Biden administration dealt legal setback in social media censorship case

September 11, 2023

This past July saw federal Judge Terry Doughty issue a preliminary injunction forbidding multiple federal agencies from contacting social media platforms "for the purpose of urging, encouraging, pressuring, or inducing" censorship.

In a development that is sure to leave the Biden administration mad, a federal appeals court has opted to uphold much of Doughty's injunction. 

Injunction has wide-ranging implications

According to Breitbart, that ruling represents the latest turn in Missouri v. Biden, a case challenging the federal government's ability to control online content.

This past Friday, justices on the Fifth Circuit Court of Appeals agreed that the FBI, Centers for Disease Control and Prevention (CDC), White House press secretary, and other administration figures should be restricted in their dealings with social media outlets.

Specifically, they may "take no actions, formal or informal, directly or indirectly, to coerce or significantly encourage social-media companies to remove, delete, suppress, or reduce, including through altering their algorithms, posted social-media content containing protected free speech."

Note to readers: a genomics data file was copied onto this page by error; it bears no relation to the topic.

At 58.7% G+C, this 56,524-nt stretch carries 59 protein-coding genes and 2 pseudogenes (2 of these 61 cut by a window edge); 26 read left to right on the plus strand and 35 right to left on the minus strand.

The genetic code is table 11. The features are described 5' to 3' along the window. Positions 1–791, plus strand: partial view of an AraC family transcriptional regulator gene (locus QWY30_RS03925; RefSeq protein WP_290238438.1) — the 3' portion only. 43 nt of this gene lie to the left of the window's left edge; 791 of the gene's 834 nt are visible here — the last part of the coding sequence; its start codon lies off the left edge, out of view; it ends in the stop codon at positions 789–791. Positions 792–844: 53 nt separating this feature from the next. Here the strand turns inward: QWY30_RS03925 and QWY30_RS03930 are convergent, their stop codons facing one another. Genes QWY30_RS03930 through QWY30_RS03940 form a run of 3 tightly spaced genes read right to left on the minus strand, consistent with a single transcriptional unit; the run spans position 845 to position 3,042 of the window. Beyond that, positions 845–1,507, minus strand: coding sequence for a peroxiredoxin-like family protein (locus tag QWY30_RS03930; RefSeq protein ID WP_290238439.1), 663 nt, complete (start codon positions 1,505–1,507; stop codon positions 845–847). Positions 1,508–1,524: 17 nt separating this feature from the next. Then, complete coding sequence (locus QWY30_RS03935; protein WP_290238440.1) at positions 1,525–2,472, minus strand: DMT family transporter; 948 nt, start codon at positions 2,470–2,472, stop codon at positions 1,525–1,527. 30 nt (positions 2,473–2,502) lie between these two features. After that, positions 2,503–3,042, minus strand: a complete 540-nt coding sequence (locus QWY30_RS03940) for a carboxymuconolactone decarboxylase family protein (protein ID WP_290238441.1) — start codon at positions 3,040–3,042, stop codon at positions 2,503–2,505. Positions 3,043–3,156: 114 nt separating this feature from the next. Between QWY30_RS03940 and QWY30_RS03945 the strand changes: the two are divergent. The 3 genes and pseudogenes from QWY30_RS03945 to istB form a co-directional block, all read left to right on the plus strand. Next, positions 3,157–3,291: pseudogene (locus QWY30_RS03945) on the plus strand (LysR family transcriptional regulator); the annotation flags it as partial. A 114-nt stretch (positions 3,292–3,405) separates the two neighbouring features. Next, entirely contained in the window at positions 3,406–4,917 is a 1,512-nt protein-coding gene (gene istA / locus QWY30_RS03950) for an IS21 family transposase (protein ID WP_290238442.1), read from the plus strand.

"That includes, but is not limited to, compelling the platforms to act, such as by intimating that some form of punishment will follow a failure to comply with any request, or supervising, directing, or otherwise meaningfully controlling the social-media companies’ decision-making processes," the court's order added.

Social media companies removed 50% of posts flagged by FBI

The justices recalled how during 2021 and 2022, social media companies responded to the FBI's flagging of content by removing posts in 50% of cases.

However, Breitbart pointed out that some agencies and individuals named in Doughty's original injunction were removed.

They included the Cybersecurity and Infrastructure Security Agency (CISA), an entity which "provides regional cyber and physical services to support security and resilience across the United States."

That move brought criticism from Mike Benz, a former State Department official who currently heads the Foundation for Freedom Online. In a tweet posted on Friday, he called the CISA's exclusion "utter insanity."

Critics disappointed that CISA was exempted

Uncover DC editor-in-chief Tracy Beanz spoke up as well, saying that carving out an exemption for the CISA was grounds for "disappointment."

"CISA and the SD (State Department) directly engaged with the platforms and discussed the tools and techniques that foreign influence actors would use," she tweeted.

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